With the development of laparoscopic instruments and technologies, the application of laparoscopy in proximal gastric cancer is likely to represent one of the key directions in the future. The application of PG to proximal EGC has been limited due to the following four main concerns: oncologic safety, nutrition benefits, gastro-oesophageal reflux and anastomotic stenosis. The results showed no significant differences in operation time, bleeding volume, first anal exhaust time or post-operative hospital stay between the two groups. Although LPG with PJIDTR requires three anastomoses and the procedures seem to be more complicated, no significant difference in anastomotic complications was noted between the two surgical methods (6% vs. 4%) [Table 2]. Stricture of the residual gastrojejunal anastomosis after LPG with DTR will allow the flow of food without passing through the residual stomach. Ahn etal.[30] performed a routine gastric emptying scan 3 months after the operation. The relative ratio of food flow from the stomach to the small intestine after DTR was 3:2. Yamashita etal.[31] evaluated the actual food flow 1 year after DTR by digestive tract radiography for the first time, and food directly entered the small intestine without passing through the residual stomach in 17.5% of the patients. Presumably, there are several reasons why food does not pass through the residual stomach. First, the retained residual stomach volume is too small, resulting in the residual stomach pressure being greater than that of the jejunal route. Second, the direction and size of the residual gastrojejunal anastomosis lead to easier food flow into the jejunum. Third, gastrojejunal anastomotic stenosis prevents food from entering the residual stomach. No relevant anastomotic stenosis was found in our study given the large side-to-side anastomosis and the presence of greater than half of the gastric remnant.

When greater than half of the stomach can be preserved, PG is chosen because the nutritional status after PG has been shown to be better than after TG in many studies.[8-10] According to PGSAS, PG was superior to TG in weight loss, dietary supplementation, diarrhoea and dumping syndrome.[32] The reason is that the presence of gastric remnant reduces the incidence of gastric anaemia due to Vitamin B12 and iron absorption disorders. The presence of the pylorus reduces the incidence of bile reflux and dumping syndrome. As this study shows [Table 2], the nutrition indices at 1 year after surgery in the LPG group were significantly better than those in the LTG group (P < 0.05). LPG was superior to LTG in controlling skeletal muscle loss, maintaining stable body weight, reducing anaemia and improving quality of life.

In this study, we analysed the surgical outcomes of LPG with PJIDTR in 50 patients with proximal EGC. To our knowledge, this is the first report to describe the application of LPG with PJIDTR for proximal EGC, which shows good post-operative effects, especially for the reduction of reflux symptoms. Only one patient had Grade II reflux symptoms in the LPG group. This good result reflects the fact that PJIDTR in LPG is associated with fewer reflux symptoms than LPG based on other reconstruction methods. Several previous studies have applied direct oesophagogastric anastomosis as the reconstruction method, probably because it is simple and requires only one anastomosis. Many antireflux procedures are used to prevent reflux oesophagitis, such as gastric tube formation, fundoplication, oesophagopexy with crural repair and pyloroplasty. However, all these methods involved oesophagogastrostomy, and the results were disappointing because the rate of reflux oesophoagitis remained high.[33-35] A good alternative to oesophagogastrostomy reconstruction after PG is PJIDTR, which is a very effective antireflux reconstruction. At our institution, LPG with PJIDTR has also been performed since February 2010 and has shown a low rate of early post-operative complications, especially antireflux effects and nutritional recovery.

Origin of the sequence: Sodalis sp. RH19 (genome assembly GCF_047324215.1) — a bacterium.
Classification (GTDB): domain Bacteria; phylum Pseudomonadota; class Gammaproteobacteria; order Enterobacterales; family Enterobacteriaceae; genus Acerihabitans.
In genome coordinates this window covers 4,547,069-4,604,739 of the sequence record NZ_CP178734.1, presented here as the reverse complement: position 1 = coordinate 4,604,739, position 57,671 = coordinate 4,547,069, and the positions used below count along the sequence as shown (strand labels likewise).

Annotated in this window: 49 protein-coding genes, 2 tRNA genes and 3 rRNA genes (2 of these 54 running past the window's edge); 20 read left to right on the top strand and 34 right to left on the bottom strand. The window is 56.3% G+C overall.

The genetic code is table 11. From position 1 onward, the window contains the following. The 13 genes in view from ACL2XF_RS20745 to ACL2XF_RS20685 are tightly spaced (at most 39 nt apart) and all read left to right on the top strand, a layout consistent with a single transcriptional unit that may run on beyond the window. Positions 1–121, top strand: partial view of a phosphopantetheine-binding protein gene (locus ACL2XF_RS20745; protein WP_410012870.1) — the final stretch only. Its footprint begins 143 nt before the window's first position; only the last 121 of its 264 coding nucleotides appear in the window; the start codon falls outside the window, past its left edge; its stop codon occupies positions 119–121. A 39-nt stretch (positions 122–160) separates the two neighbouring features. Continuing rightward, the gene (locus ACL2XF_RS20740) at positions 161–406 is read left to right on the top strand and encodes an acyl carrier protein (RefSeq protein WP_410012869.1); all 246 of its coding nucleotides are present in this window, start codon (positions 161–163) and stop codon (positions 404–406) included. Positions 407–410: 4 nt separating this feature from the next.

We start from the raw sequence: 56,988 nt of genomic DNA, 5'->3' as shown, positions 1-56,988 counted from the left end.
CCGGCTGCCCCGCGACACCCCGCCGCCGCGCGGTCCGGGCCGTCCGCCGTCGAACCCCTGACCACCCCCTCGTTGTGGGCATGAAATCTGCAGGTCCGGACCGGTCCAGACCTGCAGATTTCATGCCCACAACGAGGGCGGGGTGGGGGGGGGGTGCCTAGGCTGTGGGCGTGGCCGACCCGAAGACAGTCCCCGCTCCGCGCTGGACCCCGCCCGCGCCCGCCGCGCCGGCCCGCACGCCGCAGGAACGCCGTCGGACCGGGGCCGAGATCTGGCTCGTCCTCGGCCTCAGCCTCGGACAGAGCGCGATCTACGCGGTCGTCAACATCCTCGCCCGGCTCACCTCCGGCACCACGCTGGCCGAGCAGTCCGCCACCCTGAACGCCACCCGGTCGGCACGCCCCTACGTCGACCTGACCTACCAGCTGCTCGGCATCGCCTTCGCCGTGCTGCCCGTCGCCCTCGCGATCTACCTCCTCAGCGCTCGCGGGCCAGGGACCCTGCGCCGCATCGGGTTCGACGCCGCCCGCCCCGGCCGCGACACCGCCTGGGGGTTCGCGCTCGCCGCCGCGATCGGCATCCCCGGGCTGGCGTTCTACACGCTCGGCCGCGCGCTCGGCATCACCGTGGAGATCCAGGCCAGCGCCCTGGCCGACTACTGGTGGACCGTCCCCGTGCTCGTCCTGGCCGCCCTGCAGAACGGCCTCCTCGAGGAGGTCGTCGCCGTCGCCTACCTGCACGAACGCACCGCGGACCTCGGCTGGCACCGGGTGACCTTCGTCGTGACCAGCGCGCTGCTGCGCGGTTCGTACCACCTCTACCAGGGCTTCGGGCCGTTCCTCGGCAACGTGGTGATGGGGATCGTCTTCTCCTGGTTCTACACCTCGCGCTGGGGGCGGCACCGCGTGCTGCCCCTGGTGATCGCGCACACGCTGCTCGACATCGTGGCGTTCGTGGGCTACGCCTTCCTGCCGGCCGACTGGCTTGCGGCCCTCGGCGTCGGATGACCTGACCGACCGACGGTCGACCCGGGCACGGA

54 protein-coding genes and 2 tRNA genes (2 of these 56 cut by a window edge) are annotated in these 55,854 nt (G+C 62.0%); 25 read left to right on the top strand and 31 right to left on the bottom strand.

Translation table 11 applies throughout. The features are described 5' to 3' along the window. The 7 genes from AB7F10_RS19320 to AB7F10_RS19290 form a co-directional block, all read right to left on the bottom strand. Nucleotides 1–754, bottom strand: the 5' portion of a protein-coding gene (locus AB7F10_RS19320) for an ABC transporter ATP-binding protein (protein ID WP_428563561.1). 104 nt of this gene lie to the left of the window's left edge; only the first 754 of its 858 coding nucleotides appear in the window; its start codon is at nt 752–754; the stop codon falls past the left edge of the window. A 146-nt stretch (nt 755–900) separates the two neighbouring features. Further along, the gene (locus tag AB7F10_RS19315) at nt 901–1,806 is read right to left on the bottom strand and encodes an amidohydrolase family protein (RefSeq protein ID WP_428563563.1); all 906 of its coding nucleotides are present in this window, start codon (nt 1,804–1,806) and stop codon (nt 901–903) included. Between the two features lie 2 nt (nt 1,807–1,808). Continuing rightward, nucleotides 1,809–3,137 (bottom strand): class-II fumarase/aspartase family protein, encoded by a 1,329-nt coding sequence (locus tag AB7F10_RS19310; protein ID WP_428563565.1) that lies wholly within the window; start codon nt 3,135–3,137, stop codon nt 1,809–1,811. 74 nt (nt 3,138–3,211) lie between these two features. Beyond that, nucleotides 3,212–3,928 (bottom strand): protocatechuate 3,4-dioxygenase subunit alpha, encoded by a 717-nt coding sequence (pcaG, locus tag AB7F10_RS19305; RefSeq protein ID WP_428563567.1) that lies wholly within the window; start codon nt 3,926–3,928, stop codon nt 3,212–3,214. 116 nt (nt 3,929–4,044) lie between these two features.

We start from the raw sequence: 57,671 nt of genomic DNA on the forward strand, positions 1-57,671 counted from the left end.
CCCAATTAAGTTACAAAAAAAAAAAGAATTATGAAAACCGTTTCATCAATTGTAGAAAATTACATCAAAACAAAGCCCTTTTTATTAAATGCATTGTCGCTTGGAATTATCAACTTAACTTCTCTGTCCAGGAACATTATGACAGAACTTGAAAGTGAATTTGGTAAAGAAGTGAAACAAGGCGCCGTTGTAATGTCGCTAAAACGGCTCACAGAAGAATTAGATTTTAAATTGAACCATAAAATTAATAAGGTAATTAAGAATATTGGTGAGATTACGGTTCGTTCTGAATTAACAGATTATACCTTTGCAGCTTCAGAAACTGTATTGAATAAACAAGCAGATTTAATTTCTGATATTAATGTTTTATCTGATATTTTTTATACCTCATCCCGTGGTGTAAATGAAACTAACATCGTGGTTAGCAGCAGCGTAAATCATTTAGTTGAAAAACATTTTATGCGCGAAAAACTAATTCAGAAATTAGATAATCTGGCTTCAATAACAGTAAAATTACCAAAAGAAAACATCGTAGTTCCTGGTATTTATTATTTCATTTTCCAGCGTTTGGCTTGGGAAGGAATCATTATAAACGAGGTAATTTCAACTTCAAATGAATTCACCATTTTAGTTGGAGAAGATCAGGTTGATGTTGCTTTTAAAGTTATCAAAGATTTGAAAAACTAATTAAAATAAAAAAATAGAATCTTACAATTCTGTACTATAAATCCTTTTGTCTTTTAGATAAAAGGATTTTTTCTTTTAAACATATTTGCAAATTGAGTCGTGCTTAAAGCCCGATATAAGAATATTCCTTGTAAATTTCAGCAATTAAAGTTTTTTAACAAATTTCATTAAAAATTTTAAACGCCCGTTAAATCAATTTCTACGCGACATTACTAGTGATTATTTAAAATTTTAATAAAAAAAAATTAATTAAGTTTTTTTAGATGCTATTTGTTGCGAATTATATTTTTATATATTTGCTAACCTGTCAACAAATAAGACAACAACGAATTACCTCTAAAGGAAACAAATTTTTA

We found that the oncological safety of LPG with PJIDTR was satisfactory, and no tumour recurrence was observed. It should be noted that most of the five LTG patients who died were elderly individuals with underlying cardiopulmonary disease. No significant difference in the survival rate was noted between the two groups. The results are consistent with relevant studies.[3,11] A systematic meta-analysis compared TG and PG and concluded that TG and PG had similar overall survival outcomes for proximal gastric cancer.[3]


This retrospective cohort study had the following three limitations. First, retrospective studies have a lower level of evidence than prospective studies. Second, we did not assess the quality of life of the patients because this information was not completely captured using a validated questionnaire. Third, the sample size of this study can be further expanded. However, to our knowledge, this is the first retrospective study of LPG with PJIDTR. These encouraging data led us to plan a Phase III multicentre prospective randomised clinical trial of LPG with PJIDTR.


Overall, this study showed that in proximal EGC, LPG with PJIDTR was better than LTG with Roux-en-Y reconstruction in terms of nutrition outcomes. This finding suggests that LPG with PJIDTR may be a suitable surgical option for proximal EGC.

Financial support and sponsorship

This work was supported by the ‘Four Batches’ Science and Technology to revitalise medical innovation projects (no. 2020XM48).

Conflicts of interest

There are no conflicts of interest.


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Double-tract; laparoscopic; piggyback jejunal interposition; proximal gastrectomy; proximal gastric cancer; total gastrectomy